But that's her choice to make. I'm not going to take that choice away from her because of one uncomfortable detail. Many of these uncomfortable things have already gone away and many more of them will go away once we're on the other side of this. Either way, I haven't seen my comfort zone in about two years and I'm not making any plans to ever return there.

So that's where we're at right now. It's not quite a nibble, but it's a potential nibble. We'll see if she bites and then we'll go from there.

Don't pray that she chooses us. Pray that she makes the right decision and that her child winds up in the right home. Pray that the right child finds our home. I would love it if this was the one, because that would make this process so much quicker and easier than any of the books led us to believe it would be. But I'm more concerned for the child. I want her to find the right fit more than I want her placed in my home. But, if you're not, please pray for us. We'd really appreciate it. And if you already are, thank-you.

Tuesday, February 22, 2011

Bookity Book-Book-Books

Kelly has this weakness. And I know what it is. And like any loving husband, I exploit that weakness like I'm Lex Luthor with a treasure trove of Kryptonite every single chance I get. If you haven't guessed what it is yet, then you probably didn't read the title to this particular post.

She loves the books. She cannot turn a good-looking book down. So tonight, while she was shoe-shopping, I was browsing Books-A-Million because, despite working in a used book store, anything is better than shoe shopping*. After she was done, she came to pick me up. And before we could leave, she had to take a field trip into children's book section. Mind you, we haven't a child. We haven't even a lead. But that didn't stop us from spending over fifty dollars on childrens' books tonight.

I love illustrated books and will pay top dollar for a book with gorgeous art. So I kept adding to the pile in her arms (maybe too rambunctiously, as Kelly went on to elbow the entire contents of a shelf onto the floor). While she would read the books I handed her, I would hand her more books. We had to sort through them in the end and eventually settled on three: Cloudette, by Tom Lichtenheld; I Love You Through and Through, by Bernadette Rossetti Shustak; and The Kissing Hand, by Audrey Penn.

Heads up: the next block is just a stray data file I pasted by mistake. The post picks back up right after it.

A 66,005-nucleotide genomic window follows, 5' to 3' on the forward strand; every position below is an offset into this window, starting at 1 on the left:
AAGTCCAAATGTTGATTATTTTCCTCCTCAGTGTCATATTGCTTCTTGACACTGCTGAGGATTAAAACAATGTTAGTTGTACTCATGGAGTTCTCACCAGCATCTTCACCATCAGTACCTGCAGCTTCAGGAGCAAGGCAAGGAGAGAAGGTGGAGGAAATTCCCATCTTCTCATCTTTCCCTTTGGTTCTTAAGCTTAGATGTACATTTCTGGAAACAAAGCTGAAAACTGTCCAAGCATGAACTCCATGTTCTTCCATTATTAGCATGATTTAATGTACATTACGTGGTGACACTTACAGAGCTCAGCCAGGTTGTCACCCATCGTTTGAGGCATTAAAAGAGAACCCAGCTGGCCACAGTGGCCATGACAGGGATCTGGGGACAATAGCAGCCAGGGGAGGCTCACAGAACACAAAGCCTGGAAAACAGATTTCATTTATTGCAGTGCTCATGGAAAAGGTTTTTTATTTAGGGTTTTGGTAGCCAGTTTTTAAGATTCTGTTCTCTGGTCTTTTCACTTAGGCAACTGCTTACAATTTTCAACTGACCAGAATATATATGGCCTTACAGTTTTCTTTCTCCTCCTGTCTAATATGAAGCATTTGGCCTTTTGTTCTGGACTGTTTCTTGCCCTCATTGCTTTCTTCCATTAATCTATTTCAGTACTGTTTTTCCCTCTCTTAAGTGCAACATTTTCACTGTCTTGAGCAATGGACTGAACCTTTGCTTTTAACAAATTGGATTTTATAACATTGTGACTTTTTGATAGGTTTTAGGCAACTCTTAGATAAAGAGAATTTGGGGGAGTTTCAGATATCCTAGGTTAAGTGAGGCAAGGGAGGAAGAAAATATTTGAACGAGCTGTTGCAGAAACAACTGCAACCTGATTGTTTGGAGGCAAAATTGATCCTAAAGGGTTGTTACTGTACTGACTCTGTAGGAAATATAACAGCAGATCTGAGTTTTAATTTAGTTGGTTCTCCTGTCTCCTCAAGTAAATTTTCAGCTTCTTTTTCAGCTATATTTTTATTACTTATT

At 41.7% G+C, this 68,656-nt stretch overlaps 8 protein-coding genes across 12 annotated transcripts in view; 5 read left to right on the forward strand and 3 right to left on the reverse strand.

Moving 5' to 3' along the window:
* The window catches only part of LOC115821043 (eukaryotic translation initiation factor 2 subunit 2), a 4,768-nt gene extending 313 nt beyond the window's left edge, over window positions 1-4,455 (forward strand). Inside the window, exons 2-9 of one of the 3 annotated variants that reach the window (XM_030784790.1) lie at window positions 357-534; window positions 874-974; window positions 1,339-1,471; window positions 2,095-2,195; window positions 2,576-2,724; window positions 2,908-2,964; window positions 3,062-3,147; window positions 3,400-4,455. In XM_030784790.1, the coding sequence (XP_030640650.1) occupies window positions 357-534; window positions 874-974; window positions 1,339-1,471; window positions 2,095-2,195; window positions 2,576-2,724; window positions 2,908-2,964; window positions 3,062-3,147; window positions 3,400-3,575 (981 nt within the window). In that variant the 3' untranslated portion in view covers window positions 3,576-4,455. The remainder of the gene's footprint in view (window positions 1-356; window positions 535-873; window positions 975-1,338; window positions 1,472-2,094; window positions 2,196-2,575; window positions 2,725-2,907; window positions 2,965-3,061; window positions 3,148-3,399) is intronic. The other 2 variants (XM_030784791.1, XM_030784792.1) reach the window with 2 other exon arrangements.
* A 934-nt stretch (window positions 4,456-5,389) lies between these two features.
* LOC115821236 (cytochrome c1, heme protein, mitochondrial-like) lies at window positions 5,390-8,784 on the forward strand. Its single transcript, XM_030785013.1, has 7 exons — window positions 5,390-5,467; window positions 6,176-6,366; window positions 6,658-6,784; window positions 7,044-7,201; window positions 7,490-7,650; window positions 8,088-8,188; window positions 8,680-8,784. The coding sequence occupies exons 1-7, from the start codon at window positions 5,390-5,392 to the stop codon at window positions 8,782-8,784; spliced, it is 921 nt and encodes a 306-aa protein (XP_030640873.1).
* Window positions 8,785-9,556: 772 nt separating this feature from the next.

I love that Kelly is a comparison-shopper. She's not afraid to rummage through bins at Ross or wait until that jacket at that store in the mall goes on sale. But when it comes to books . . . she can't say no.

* I say that, but the last time we went shoe-shopping, it was I, not her, who found her the perfect pair of shoes. I went to art school. I know good craftsmanship when I see it.

Sunday, February 20, 2011

Babies, They are a comin'

Some of our best friends had a baby this week. We have been so blessed to be allowed to be part of their pregnancy and the birth of their little baby boy. I feel so honored to be invited to come see the baby when he was only hours old. It is really neat (that is an understatement) to be so close to people that you have seen them meet, fall in love, get married, buy a house, and now have a baby. What a joy to have that kind of continuity in our lives.

Our rather large group of friends gathered at the hospital to wish the proud mom and dad congratulations the night he was born. There was a very cool excitement and energy in that room. I can’t articulate how moved I was to just be able to be a part of it. If I feel this way, no wonder they are just glowing.

I got to hold baby boy for 2 glorious hours yesterday. He was just 4 days old. He curled up in a little ball and nestled down into my arms, making little baby noises. Baby’s perfect, mama’s proud, and daddy is just smitten. He was smitten from the first moment, but it is adorable to see him cooing over this little 7 pounder. I can’t wait to see my other two friends with their babies soon.

All I can really say is “I want that.” And “I can’t wait to see Scott as a Papa.”

Friday, February 18, 2011

the waiting game